Controlled Crowdsourcing for High-Quality QA-SRL Annotation (Roit, et al., ACL 2020)

Semantic Role Labeling captures the content of a sentence by labeling the word sense of the verbs and identifying their arguments. Over the last few years, Luke Zettlemoyer’s Group has been exploring using question-answer pairs to represent this structure. This approach has the big advantage that it is easier to explain than the sense inventory and role types of more traditional SRL resources like PropBank. However, even with that advantage, crowdsourcing this annotation is difficult, as this paper shows.

I got three main things out of this paper:

1. It shifted my approach to crowdsourcing to consider workers more like traditional expert annotators.
2. It reinforced the idea that small shifts in crowd workflows can have a major impact on annotation quality.
3. QA-SRL can capture roles not covered by PropBank.

The work also provides a new dataset that will be useful for future work on this problem, and useful benchmarks of systems and measurements of data quality. Expanding on the three points above:

Crowd workers: The paper argues in favour of putting more time into training workers. Most of the work I’ve seen in NLP for crowdsourcing (including my own) focuses on modifying task design or using ML post-processing to improve results. Here, they run a large-scale qualification task and filter workers based on their performance, then train those workers by paying them to read a set of instructions (23 text-dense slides) and do two small annotation rounds with feedback after each one. This increases the upfront cost, but reduces the cost of annotation by reducing the need for multiple annotations of each item. The paper doesn’t provide quite enough detail to quantify the cost. We do know that to get to 11 workers they needed to train 30 workers at a cost of 2 hours each plus 30 minutes of researcher time each. If we assume 60 workers did the preliminary round, each taking 5 minutes, and that workers cost $12 / hour ($10 to the workers, $2 to Amazon), that’s almost$800 plus 15 hours of researcher time. For a large annotation effort, the savings during annotation will make that worth it (or, as in this case, it will lead to higher quality data). I am curious which aspect was more important though - filtering the pool of workers, or training workers.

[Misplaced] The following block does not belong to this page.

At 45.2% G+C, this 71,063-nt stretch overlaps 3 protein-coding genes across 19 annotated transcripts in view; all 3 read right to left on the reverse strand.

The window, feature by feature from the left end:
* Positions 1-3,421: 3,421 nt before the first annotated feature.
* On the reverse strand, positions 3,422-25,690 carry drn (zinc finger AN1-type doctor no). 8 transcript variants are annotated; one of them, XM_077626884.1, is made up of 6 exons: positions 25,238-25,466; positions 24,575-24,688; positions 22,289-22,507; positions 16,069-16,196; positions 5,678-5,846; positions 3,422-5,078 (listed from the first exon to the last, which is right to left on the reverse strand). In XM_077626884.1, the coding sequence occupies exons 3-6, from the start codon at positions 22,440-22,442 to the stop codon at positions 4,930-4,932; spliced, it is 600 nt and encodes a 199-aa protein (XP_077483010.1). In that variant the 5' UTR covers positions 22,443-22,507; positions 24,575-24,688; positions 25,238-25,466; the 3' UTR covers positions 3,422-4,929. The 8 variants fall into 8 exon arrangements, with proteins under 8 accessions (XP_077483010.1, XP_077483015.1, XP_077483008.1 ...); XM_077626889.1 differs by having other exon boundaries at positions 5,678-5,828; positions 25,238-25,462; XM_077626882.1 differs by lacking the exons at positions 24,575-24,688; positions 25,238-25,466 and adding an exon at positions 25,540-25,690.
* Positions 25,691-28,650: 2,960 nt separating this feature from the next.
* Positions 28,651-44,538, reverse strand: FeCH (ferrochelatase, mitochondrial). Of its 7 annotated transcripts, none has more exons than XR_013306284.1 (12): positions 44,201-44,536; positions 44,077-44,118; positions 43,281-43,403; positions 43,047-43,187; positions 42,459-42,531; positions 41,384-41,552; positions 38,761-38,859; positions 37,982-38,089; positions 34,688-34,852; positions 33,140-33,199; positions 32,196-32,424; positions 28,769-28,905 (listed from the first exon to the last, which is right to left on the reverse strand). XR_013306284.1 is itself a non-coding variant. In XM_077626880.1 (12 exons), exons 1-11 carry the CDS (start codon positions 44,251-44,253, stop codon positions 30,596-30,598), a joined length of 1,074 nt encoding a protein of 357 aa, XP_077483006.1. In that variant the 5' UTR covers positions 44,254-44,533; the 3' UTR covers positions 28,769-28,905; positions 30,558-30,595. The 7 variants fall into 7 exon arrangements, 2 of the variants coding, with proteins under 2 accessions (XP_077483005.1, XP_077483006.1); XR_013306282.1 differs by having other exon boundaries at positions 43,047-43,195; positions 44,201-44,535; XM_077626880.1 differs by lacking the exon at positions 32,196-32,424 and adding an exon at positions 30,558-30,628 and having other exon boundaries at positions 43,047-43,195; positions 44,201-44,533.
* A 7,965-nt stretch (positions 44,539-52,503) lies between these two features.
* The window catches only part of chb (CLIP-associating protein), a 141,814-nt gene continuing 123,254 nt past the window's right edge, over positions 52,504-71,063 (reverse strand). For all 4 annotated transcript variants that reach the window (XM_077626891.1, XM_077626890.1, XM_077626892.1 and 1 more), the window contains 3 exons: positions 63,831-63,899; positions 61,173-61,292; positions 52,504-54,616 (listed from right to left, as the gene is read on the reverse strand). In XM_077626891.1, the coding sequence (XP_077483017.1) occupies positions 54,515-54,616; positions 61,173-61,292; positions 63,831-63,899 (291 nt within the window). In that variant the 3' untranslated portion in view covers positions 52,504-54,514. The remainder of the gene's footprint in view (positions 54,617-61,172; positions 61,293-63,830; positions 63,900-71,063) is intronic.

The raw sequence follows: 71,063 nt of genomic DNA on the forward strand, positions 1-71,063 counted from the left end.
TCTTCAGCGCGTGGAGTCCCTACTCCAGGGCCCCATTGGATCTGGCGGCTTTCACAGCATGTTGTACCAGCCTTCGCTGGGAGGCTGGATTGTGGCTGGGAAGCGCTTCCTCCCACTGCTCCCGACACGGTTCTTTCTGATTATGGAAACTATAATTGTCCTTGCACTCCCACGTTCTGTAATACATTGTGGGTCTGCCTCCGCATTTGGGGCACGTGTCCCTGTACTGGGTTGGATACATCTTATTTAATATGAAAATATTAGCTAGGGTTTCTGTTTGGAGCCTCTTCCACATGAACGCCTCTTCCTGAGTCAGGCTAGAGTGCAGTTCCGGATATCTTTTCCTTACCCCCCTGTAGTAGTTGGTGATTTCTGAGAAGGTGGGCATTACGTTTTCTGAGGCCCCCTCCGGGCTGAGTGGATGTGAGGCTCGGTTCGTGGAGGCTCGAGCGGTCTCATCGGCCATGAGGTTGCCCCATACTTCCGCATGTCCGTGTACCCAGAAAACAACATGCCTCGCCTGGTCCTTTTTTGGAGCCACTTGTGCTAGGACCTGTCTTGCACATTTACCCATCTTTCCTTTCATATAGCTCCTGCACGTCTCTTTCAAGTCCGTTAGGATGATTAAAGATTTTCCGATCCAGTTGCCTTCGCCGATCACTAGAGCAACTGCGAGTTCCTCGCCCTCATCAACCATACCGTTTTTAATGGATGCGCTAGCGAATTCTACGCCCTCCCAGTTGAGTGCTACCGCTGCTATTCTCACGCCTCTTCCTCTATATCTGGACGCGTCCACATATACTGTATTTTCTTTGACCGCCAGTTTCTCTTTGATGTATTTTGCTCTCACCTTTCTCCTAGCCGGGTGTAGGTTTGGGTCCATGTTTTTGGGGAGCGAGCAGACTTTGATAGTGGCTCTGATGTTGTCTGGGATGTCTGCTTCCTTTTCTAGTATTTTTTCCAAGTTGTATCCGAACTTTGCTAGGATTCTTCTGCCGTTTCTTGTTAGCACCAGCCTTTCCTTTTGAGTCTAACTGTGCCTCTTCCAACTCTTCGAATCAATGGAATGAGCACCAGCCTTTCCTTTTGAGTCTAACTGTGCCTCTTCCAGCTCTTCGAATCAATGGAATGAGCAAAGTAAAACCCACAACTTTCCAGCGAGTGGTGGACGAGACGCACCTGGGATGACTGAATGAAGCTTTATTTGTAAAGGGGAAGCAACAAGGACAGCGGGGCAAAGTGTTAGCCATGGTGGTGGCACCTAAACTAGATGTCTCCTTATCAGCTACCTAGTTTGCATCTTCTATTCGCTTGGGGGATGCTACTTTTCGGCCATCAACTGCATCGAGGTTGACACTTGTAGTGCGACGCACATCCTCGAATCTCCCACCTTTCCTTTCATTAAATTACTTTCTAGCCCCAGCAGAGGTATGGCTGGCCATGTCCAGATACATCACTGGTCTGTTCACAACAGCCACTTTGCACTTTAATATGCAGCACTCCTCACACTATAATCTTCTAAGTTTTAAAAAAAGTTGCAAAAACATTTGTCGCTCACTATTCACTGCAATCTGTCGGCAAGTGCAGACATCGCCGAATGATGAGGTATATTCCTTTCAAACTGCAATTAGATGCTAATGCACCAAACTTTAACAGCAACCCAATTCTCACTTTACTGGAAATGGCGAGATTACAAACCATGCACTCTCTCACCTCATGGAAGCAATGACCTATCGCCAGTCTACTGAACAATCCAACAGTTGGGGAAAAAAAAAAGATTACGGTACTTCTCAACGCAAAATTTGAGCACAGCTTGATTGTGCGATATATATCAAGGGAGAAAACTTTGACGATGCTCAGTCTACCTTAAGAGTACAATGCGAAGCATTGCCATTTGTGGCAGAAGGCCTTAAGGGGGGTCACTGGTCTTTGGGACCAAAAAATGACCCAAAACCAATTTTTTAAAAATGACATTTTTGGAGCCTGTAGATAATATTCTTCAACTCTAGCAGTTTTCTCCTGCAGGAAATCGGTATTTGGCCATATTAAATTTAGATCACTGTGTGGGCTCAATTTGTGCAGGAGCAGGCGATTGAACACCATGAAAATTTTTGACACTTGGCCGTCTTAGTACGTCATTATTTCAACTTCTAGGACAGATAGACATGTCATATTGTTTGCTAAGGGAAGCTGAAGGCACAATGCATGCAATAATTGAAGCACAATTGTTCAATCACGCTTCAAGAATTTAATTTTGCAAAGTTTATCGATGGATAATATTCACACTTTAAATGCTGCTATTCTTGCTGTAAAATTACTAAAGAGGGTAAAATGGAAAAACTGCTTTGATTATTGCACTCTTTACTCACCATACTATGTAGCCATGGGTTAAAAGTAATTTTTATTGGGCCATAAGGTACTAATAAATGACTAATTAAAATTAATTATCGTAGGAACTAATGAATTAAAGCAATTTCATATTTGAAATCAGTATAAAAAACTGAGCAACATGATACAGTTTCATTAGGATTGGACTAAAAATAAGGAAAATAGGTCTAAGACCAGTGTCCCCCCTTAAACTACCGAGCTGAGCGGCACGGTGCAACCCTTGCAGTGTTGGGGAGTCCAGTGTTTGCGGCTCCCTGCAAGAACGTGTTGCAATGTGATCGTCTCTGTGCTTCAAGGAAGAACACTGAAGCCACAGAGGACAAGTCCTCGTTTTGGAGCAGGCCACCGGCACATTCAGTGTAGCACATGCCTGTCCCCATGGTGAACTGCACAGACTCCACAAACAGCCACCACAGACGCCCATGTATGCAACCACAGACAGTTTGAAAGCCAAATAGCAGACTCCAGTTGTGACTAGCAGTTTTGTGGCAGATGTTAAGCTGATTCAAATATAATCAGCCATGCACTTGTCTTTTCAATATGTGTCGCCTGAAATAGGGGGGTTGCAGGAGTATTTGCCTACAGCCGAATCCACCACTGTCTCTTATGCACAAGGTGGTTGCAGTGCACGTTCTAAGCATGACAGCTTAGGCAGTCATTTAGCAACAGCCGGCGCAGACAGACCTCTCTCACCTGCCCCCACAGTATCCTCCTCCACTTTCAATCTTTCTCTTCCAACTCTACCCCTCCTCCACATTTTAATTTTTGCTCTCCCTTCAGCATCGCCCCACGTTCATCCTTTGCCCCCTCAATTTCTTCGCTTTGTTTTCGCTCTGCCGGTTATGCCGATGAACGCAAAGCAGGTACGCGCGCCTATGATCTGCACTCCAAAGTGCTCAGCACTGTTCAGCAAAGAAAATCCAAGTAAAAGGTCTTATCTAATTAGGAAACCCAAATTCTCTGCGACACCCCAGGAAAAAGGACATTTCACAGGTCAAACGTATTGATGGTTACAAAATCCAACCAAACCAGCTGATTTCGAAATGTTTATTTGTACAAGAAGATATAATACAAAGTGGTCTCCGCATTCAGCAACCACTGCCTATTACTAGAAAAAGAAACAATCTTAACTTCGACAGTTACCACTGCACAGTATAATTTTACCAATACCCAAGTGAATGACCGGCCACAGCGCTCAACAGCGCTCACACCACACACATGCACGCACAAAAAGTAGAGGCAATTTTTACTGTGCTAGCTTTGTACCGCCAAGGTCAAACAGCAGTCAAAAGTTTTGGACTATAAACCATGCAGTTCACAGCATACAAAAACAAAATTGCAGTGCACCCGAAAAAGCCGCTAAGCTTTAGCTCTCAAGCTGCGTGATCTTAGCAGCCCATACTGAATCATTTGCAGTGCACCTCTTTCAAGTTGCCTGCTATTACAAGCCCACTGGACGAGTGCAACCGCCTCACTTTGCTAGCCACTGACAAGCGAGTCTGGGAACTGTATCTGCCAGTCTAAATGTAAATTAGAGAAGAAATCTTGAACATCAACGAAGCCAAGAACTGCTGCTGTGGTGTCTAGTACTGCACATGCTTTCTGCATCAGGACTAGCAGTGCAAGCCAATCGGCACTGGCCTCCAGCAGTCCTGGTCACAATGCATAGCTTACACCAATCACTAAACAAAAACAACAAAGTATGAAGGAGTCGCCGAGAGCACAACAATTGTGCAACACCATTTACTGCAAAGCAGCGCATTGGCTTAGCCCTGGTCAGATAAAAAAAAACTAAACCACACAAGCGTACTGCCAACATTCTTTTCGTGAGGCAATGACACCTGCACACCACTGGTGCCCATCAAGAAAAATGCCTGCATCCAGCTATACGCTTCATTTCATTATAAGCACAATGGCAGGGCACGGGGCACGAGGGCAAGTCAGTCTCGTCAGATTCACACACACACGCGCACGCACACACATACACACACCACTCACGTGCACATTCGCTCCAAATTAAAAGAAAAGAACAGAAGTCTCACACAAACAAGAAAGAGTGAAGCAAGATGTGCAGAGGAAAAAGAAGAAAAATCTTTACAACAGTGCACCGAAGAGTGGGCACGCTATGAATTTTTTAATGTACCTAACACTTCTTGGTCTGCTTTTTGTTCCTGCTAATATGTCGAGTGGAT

Workflow impact: In previous QA-SRL work, one worker wrote a question and its answers and two workers checked the question and independently added answers. Here, two workers independently write a question+answer and a third work consolidates the annotations into a final annotation. The cost for a label is about the same (54c / predicate vs. 51c / predicate), but coverage is considerably higher. The design space for crowd workflows is huge and this is another example of how important it is to explore. It’s also possible that the changes in recruitment and training were more critical than the workflow shift, but the study didn’t include evaluation with only one or the other.

QA-SRL vs. PropBank: This may be less surprising to someone who works more on SRL, but they found their approach captured many implicit roles that PropBank does not. Specifically, of 100 annotated arguments that were not in PropBank, 68 were valid implicit arguments. I’m curious about what those implicit arguments are capturing. Maybe targeted re-annotation could be used to add them to PropBank (identifying relevant sentences by trace parsing).

Citation

@inproceedings{roit-etal-2020-controlled,
title = "Controlled Crowdsourcing for High-Quality {QA}-{SRL} Annotation",
author = "Roit, Paul  and
Klein, Ayal  and
Stepanov, Daniela  and
Mamou, Jonathan  and
Michael, Julian  and
Stanovsky, Gabriel  and
Zettlemoyer, Luke  and
Dagan, Ido",
booktitle = "Proceedings of the 58th Annual Meeting of the Association for Computational Linguistics",
month = "jul",
year = "2020",